finally {

      if (conn != null) {

      conn.close(); }}

  }

 

  // Execute DELETE statement for a PL/SQL procedure.

  public static void runDelete(String filmName) throws SQLException {

    // Declare a DELETE statement.

    String deleteStatement = "DELETE FROM film WHERE film_name = ?";

 

    // Declare a connection.

    Connection conn =

      DriverManager.getConnection("jdbc:default:connection:");

     

      // Declare a connection and execute a DELETE statement.

      try {

      PreparedStatement ps = conn.prepareStatement(deleteStatement);

      ps.setString(1,filmName);

      ps.execute();

      conn.close(); }

    catch (SQLException e) {}

    finally {

      if (conn != null) {

      conn.close(); }}

  }

 

  // Execute an INSERT statement for a PL/SQL function.    

  public static int execInsert(String filmName) throws SQLException {

    // Declare return code and INSERT statement variables.

      int returnCode = 0;

    String insertStatement = "INSERT INTO film (film_name) VALUES (?)";

 

    // Declare a connection.

    Connection conn =

      DriverManager.getConnection("jdbc:default:connection:");

     

      // Declare a connection and execute a INSERT statement.

      try {

      PreparedStatement ps = conn.prepareStatement(insertStatement);

      ps.setString(1,filmName);

      ps.execute();

        conn.close();

      returnCode = 0; }

      catch (SQLException e) {

      returnCode = e.getErrorCode(); } // Set error or return code.

    finally {

      if (conn != null) {

        conn.close(); }}

    // Return zero or error code.

      return returnCode;

  }

 

  // Execute UPDATE statement for a PL/SQL function.

  public static int execUpdate(String oldFilmName, String newFilmName)

    throws SQLException {

    // Declare return code and UPDATE statement variables.

      int returnCode = 0;

    String updateStatement = "UPDATE film SET film_name = ? WHERE film_name = ?";

 

    // Declare a connection.

    Connection conn =

      DriverManager.getConnection("jdbc:default:connection:");

     

      // Declare a connection and execute an UPDATE statement.

      try {

      PreparedStatement ps = conn.prepareStatement(updateStatement);

      ps.setString(1,newFilmName);

        ps.setString(2,oldFilmName);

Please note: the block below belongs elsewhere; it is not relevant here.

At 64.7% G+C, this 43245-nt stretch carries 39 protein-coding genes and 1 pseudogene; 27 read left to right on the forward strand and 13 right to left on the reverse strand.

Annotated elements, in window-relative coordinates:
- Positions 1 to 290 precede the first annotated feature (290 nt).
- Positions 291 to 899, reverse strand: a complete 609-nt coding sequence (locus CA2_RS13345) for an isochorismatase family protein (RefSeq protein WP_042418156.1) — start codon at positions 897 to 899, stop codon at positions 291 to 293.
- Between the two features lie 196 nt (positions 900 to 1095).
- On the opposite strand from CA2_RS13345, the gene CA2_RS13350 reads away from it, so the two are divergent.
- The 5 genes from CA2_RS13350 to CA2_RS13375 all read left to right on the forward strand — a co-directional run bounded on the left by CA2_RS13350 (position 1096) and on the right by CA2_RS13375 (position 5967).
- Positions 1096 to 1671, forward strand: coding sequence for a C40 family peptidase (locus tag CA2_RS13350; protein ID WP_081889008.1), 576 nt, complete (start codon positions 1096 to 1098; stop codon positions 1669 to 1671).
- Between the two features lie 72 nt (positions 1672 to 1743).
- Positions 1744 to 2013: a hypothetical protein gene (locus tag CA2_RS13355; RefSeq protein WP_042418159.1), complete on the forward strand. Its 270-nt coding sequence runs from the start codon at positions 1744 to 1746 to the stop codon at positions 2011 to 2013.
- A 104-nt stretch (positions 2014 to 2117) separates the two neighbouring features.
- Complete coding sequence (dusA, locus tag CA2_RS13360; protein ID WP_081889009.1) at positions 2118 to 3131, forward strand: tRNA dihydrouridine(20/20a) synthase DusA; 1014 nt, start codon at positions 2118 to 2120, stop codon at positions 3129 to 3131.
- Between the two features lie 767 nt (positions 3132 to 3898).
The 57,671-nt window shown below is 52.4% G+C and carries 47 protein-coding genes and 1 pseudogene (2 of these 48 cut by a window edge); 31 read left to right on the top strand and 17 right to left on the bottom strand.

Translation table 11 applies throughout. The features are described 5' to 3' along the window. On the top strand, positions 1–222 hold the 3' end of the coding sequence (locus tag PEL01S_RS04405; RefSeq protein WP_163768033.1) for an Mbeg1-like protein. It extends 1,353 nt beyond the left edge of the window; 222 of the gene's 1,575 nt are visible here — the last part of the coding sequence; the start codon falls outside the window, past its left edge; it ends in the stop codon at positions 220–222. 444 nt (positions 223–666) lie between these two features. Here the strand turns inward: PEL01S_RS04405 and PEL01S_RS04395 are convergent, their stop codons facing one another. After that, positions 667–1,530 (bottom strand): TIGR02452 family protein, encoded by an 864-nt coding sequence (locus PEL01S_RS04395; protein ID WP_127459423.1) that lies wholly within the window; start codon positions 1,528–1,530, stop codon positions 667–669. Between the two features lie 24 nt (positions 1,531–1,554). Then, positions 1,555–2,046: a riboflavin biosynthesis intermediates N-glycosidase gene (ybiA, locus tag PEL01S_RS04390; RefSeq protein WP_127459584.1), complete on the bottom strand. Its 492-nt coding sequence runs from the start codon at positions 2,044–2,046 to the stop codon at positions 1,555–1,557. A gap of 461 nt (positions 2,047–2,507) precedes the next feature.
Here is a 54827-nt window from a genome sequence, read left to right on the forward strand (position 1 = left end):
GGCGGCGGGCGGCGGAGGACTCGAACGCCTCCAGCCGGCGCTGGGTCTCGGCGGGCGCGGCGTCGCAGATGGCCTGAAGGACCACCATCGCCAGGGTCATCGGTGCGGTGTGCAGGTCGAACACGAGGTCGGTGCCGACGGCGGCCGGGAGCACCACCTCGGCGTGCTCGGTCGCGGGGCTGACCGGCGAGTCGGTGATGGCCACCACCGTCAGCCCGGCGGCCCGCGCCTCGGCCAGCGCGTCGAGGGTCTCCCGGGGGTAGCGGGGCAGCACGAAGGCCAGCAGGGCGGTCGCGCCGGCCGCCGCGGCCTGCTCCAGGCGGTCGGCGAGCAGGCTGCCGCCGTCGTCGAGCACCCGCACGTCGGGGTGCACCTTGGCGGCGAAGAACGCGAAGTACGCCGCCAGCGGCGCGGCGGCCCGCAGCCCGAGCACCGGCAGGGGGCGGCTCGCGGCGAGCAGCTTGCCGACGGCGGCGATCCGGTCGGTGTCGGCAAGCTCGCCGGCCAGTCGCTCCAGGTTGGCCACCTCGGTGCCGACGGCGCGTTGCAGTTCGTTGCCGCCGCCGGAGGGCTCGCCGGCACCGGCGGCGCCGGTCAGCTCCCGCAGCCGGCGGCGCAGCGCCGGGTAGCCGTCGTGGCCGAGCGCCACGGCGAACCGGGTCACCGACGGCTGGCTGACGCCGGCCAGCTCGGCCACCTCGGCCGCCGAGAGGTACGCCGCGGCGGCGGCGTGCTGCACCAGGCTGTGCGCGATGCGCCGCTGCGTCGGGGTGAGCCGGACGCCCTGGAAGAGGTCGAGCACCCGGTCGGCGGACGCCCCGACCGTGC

ps.execute();

      conn.close(); }

      catch (SQLException e) {

      returnCode = e.getErrorCode(); } // Set error or return code.

    finally {

      if (conn != null) {

        conn.close(); }}

    // Return zero or error code.

      return returnCode;

  }

 

  // Execute DELETE statement for a PL/SQL procedure.

  public static int execDelete(String filmName) throws SQLException {

    // Declare return code and DELETE statement variables.

      int returnCode = 0;

    String deleteStatement = "DELETE FROM film WHERE film_name = ?";

 

    // Declare a connection.

    Connection conn =

      DriverManager.getConnection("jdbc:default:connection:");

     

      // Declare a connection and execute a DELETE statement.

      try {

      PreparedStatement ps = conn.prepareStatement(deleteStatement);

      ps.setString(1,filmName);

      ps.execute();

      conn.close(); }

    catch (SQLException e) {

      returnCode = e.getErrorCode(); } // Set error or return code.

    finally {

      if (conn != null) {

        conn.close(); }}

    // Return zero or error code.

      return returnCode;

  }

 

  // Execute a Query for a PL/SQL function returning a single row.     

  public static String query(String filmName) throws SQLException {

    // Declare a query statement.

    String query = "SELECT film_name FROM film WHERE film_name = ?";

 

    // Define and initialize a local return variable.

    String returnString = new String();

 

    // Declare a connection.

    Connection conn =

      DriverManager.getConnection("jdbc:default:connection:");

     

      // Declare a connection and execute a DELETE statement.

      try {

      PreparedStatement ps = conn.prepareStatement(query);

      ps.setString(1,filmName);

      ResultSet rs = ps.executeQuery();

      while (rs.next()) {

        returnString = rs.getString(1);

          break; }}

    catch (SQLException e) {}

      finally {

        return returnString; }

    }

}

You can compile the sql.java file externally and use the loadjava utility to load it into the Oracle database. This example loads it into the student schema with the following syntax: